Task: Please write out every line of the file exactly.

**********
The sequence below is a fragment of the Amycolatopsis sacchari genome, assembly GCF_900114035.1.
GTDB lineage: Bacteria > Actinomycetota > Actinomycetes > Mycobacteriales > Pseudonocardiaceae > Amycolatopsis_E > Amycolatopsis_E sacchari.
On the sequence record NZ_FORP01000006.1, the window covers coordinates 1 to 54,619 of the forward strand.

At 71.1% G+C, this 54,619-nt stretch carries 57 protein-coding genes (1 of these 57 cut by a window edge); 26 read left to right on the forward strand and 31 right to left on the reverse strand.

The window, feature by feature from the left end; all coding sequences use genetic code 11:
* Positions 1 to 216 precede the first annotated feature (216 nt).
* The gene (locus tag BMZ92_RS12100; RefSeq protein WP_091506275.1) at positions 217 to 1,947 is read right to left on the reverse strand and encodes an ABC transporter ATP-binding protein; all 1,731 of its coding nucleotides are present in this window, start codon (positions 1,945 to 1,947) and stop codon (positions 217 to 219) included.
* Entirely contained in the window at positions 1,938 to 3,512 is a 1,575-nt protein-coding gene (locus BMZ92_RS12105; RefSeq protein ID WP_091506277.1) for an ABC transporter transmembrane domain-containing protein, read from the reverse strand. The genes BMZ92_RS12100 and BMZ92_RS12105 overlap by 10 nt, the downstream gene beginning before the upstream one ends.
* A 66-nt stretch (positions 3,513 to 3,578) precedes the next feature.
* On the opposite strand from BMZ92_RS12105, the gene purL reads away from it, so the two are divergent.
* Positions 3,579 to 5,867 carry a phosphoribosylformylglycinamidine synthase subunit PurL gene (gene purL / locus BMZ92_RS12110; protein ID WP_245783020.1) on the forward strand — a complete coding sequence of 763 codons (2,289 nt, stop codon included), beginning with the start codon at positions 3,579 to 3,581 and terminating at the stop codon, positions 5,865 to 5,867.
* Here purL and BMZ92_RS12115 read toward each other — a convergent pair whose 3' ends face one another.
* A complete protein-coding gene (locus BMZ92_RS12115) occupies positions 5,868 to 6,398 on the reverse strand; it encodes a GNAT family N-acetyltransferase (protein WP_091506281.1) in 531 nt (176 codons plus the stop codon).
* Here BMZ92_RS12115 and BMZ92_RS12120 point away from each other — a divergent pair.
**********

The sequence below is a fragment of the Amycolatopsis sacchari genome, assembly GCF_900114035.1.
GTDB lineage: Bacteria > Actinomycetota > Actinomycetes > Mycobacteriales > Pseudonocardiaceae > Amycolatopsis_E > Amycolatopsis_E sacchari.
On the sequence record NZ_FORP01000006.1, the window covers coordinates 1 to 54,619 of the forward strand.

At 71.1% G+C, this 54,619-nt stretch carries 57 protein-coding genes (1 of these 57 cut by a window edge); 26 read left to right on the forward strand and 31 right to left on the reverse strand.

The window, feature by feature from the left end; all coding sequences use genetic code 11:
* Positions 1 to 216 precede the first annotated feature (216 nt).
* The gene (locus tag BMZ92_RS12100; RefSeq protein WP_091506275.1) at positions 217 to 1,947 is read right to left on the reverse strand and encodes an ABC transporter ATP-binding protein; all 1,731 of its coding nucleotides are present in this window, start codon (positions 1,945 to 1,947) and stop codon (positions 217 to 219) included.
* Entirely contained in the window at positions 1,938 to 3,512 is a 1,575-nt protein-coding gene (locus BMZ92_RS12105; RefSeq protein ID WP_091506277.1) for an ABC transporter transmembrane domain-containing protein, read from the reverse strand. The genes BMZ92_RS12100 and BMZ92_RS12105 overlap by 10 nt, the downstream gene beginning before the upstream one ends.
* A 66-nt stretch (positions 3,513 to 3,578) precedes the next feature.
* On the opposite strand from BMZ92_RS12105, the gene purL reads away from it, so the two are divergent.
* Positions 3,579 to 5,867 carry a phosphoribosylformylglycinamidine synthase subunit PurL gene (gene purL / locus BMZ92_RS12110; protein ID WP_245783020.1) on the forward strand — a complete coding sequence of 763 codons (2,289 nt, stop codon included), beginning with the start codon at positions 3,579 to 3,581 and terminating at the stop codon, positions 5,865 to 5,867.
* Here purL and BMZ92_RS12115 read toward each other — a convergent pair whose 3' ends face one another.
* A complete protein-coding gene (locus BMZ92_RS12115) occupies positions 5,868 to 6,398 on the reverse strand; it encodes a GNAT family N-acetyltransferase (protein WP_091506281.1) in 531 nt (176 codons plus the stop codon).
* Here BMZ92_RS12115 and BMZ92_RS12120 point away from each other — a divergent pair.